Money — a green slimy monster that slips away underneath the door when you are trying to get your hands on it, grabs you by the throat when you try to manage it, and abandons you unexpectedly when you start to get familiar with it. Money. I had no idea that was my picture of money until I became a single income household.
My earliest memories of money were the notion that there is never enough, coupled with the unspoken belief that having money indicates you sold your soul to the devil. In adulthood that translated to, “It doesn’t matter what my paycheck says. I’m not here for a paycheck — looking at or even expecting a paycheck dishonors the call on my life.” I know you are laughing, so I’m I. Unfortunately, that was my truth — embedded deep within me. You have your own truth buried deep within you. The lies that grew out of mine:
- I can’t make money and that makes me holy in some way.
- My work is not monetarily valuable and that’s okay.
- I’m getting everything I need from this fulfilling work. I don’t need money.
- I’m going to need to be dependent on someone else for money.
Remember these are all lies that formed quietly within me about money. I was completely unaware of them until I picked up the book, The Art of Money, by Bari Tessler.
Money is not a monster, it’s a tool. WHAT?!?! I use all kinds of tools without vilifying them — car, computer, paper, pen, books, videos, screw driver, social media, bags, smart phone, jars, oils, vitamins, cups, glasses, paper towels, cleaning solution, make up, cards, hammers, water, desk, chairs. Never once do I think they are monsters or queens, for that matter, just tools. Money is a tool.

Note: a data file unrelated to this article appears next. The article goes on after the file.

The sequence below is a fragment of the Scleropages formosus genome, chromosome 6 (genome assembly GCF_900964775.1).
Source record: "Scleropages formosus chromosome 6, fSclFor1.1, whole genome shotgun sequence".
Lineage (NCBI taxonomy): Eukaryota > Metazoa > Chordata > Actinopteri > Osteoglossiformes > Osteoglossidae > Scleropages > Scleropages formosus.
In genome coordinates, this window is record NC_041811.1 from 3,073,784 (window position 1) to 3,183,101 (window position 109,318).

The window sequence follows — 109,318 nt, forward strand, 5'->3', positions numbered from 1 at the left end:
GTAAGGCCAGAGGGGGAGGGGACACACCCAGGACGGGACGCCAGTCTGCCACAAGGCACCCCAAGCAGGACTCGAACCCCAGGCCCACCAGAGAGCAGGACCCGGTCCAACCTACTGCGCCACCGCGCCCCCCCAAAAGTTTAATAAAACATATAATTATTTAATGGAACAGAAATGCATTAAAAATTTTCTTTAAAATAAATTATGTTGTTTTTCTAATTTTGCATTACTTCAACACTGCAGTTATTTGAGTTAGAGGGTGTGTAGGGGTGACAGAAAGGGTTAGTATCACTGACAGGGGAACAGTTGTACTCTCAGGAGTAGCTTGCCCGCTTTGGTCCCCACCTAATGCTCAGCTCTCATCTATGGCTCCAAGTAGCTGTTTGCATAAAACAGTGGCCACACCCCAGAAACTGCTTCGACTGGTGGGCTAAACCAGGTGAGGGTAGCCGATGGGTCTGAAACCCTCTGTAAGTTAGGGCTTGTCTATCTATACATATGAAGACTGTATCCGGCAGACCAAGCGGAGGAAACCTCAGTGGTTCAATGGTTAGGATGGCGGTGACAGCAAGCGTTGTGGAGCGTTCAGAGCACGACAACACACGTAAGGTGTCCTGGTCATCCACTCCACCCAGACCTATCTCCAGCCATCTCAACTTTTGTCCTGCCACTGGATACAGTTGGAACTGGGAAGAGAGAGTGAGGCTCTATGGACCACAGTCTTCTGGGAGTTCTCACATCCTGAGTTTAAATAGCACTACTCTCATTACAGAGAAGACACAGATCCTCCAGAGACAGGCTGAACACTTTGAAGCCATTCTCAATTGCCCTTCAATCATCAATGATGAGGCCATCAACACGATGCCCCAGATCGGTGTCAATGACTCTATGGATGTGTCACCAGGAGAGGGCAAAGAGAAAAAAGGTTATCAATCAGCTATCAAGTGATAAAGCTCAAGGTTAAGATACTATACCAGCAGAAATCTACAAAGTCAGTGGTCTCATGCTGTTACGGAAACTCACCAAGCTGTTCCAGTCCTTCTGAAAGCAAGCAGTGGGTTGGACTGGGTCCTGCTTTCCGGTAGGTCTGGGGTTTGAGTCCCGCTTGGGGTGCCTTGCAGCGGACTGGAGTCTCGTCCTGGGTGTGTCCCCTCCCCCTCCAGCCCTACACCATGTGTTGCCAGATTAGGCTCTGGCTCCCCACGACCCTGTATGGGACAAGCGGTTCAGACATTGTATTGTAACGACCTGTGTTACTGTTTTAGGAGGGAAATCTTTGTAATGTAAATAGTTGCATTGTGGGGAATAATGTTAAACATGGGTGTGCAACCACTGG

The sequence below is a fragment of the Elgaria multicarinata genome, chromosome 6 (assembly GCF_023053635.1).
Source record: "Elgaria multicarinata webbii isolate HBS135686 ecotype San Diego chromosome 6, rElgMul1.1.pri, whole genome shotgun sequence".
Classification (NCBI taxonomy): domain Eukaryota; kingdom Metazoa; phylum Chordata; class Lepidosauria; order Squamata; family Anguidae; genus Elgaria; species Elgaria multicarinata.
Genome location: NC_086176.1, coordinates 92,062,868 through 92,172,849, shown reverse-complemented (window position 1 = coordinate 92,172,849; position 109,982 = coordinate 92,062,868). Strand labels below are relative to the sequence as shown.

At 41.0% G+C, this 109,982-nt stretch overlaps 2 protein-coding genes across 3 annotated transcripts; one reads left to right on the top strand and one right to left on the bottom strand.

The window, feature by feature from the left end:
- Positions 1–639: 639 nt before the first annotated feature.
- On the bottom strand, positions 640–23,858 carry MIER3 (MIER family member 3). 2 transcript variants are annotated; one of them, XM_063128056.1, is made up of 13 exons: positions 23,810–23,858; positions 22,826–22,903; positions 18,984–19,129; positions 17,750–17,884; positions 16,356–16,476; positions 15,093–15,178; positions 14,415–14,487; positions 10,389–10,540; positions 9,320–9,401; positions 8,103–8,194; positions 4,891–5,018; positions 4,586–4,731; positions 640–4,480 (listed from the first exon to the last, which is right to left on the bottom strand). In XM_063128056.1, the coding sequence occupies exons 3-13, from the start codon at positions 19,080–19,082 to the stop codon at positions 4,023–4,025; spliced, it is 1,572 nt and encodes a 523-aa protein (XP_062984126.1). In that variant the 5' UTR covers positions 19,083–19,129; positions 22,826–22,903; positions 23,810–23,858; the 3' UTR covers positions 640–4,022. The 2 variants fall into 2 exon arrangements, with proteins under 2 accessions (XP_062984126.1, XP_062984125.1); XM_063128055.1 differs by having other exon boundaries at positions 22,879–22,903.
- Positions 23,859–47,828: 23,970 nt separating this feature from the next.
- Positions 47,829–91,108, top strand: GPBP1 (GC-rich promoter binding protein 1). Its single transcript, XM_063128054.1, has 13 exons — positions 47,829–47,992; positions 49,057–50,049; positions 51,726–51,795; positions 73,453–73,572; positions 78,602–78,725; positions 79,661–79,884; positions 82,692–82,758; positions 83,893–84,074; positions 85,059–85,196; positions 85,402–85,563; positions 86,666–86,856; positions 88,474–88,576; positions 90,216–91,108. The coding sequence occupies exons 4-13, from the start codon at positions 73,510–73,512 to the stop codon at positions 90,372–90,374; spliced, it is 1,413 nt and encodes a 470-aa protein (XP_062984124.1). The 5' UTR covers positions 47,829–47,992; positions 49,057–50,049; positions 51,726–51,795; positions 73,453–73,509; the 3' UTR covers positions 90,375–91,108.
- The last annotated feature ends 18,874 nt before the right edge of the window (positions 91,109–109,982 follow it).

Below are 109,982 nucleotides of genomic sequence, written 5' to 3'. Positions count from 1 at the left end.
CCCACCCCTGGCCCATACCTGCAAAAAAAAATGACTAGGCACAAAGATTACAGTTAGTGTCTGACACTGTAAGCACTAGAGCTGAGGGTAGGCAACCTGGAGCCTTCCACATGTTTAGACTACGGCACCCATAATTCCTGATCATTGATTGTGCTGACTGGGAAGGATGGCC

Alongside this shift in my understanding of money, is a shift regarding my own value. I am valuable, not just needed. What I offer has great monetary value. I will no longer be devalued by underpayment. This has been a process. It didn’t just happen in three sentences. First, I had to unearth what was buried and then look at it for a long time. Second, I had to admit out loud what had been true in the secret places. Finally, I started to see that my truths were complete lies. Now, I’m working on replacing those lies with THE truth.
Until both of these shifts take place — my view of money and my view of my own value, my relationship with money will not shift. It will still be something that threatens me and eludes me. The shocking part, I/ME/MYSELF have created and feed this monster.
What money monster have you created?
How are you feeding it?
What do you want to do about it?